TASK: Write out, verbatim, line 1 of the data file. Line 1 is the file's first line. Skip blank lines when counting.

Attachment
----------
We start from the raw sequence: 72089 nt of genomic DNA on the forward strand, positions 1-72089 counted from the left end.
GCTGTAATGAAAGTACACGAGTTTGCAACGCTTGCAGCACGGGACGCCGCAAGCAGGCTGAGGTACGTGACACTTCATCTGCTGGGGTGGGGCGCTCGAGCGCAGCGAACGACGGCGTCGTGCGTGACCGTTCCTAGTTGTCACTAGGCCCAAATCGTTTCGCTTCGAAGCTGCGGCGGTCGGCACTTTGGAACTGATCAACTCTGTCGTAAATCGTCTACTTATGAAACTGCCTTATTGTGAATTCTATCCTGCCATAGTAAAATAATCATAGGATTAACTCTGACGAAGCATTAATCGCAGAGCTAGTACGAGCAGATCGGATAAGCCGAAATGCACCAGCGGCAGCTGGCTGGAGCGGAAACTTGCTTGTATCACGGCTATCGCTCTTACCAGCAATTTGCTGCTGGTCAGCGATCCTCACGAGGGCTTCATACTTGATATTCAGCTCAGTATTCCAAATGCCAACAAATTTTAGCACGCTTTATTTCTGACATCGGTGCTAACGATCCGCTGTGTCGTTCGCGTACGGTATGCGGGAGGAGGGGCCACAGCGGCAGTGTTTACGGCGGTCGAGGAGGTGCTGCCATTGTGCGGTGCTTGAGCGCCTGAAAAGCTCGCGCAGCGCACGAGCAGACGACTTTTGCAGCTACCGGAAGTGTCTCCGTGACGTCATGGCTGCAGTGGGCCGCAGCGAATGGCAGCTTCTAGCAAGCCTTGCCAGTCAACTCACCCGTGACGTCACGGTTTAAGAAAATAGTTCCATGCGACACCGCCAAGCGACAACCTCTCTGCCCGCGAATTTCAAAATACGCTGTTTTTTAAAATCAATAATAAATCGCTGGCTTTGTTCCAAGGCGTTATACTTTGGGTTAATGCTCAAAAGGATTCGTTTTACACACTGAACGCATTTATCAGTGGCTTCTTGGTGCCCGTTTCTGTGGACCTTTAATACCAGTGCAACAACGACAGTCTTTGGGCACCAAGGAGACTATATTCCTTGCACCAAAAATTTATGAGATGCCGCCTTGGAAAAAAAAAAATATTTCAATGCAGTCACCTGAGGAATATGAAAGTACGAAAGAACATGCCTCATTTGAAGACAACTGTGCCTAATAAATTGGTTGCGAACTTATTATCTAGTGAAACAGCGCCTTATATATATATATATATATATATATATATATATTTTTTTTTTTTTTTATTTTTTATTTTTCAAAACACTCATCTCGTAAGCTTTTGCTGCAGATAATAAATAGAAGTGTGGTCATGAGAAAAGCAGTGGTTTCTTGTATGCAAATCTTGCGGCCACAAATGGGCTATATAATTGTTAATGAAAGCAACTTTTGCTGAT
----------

We start from the raw sequence: 72089 nt of genomic DNA on the forward strand, positions 1-72089 counted from the left end.